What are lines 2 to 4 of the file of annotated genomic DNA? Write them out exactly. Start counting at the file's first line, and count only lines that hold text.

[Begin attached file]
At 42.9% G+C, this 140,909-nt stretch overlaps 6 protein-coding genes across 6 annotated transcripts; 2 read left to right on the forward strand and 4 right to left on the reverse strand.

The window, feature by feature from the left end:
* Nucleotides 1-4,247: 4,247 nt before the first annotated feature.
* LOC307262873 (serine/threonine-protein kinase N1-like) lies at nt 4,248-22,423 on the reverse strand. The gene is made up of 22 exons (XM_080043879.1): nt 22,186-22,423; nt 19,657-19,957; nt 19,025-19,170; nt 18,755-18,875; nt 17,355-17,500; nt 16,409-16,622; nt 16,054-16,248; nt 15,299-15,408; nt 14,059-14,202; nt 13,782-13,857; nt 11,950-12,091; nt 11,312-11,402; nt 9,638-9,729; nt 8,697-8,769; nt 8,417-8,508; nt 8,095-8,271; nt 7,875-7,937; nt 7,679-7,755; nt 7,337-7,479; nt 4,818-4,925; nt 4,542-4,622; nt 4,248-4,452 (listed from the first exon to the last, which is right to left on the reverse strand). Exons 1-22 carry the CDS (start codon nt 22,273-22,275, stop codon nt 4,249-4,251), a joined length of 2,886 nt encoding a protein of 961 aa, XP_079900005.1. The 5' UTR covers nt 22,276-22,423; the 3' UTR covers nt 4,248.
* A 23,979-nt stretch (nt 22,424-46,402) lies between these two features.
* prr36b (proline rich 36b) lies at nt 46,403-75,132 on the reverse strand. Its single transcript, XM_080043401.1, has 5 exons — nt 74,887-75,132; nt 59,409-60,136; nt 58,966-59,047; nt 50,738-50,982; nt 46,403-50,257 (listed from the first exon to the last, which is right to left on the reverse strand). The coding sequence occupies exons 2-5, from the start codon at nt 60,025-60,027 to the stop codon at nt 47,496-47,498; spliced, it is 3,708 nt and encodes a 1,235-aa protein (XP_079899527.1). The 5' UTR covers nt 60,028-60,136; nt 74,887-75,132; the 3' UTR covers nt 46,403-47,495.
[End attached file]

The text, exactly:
The window, feature by feature from the left end:
* Nucleotides 1-4,247: 4,247 nt before the first annotated feature.
* LOC307262873 (serine/threonine-protein kinase N1-like) lies at nt 4,248-22,423 on the reverse strand. The gene is made up of 22 exons (XM_080043879.1): nt 22,186-22,423; nt 19,657-19,957; nt 19,025-19,170; nt 18,755-18,875; nt 17,355-17,500; nt 16,409-16,622; nt 16,054-16,248; nt 15,299-15,408; nt 14,059-14,202; nt 13,782-13,857; nt 11,950-12,091; nt 11,312-11,402; nt 9,638-9,729; nt 8,697-8,769; nt 8,417-8,508; nt 8,095-8,271; nt 7,875-7,937; nt 7,679-7,755; nt 7,337-7,479; nt 4,818-4,925; nt 4,542-4,622; nt 4,248-4,452 (listed from the first exon to the last, which is right to left on the reverse strand). Exons 1-22 carry the CDS (start codon nt 22,273-22,275, stop codon nt 4,249-4,251), a joined length of 2,886 nt encoding a protein of 961 aa, XP_079900005.1. The 5' UTR covers nt 22,276-22,423; the 3' UTR covers nt 4,248.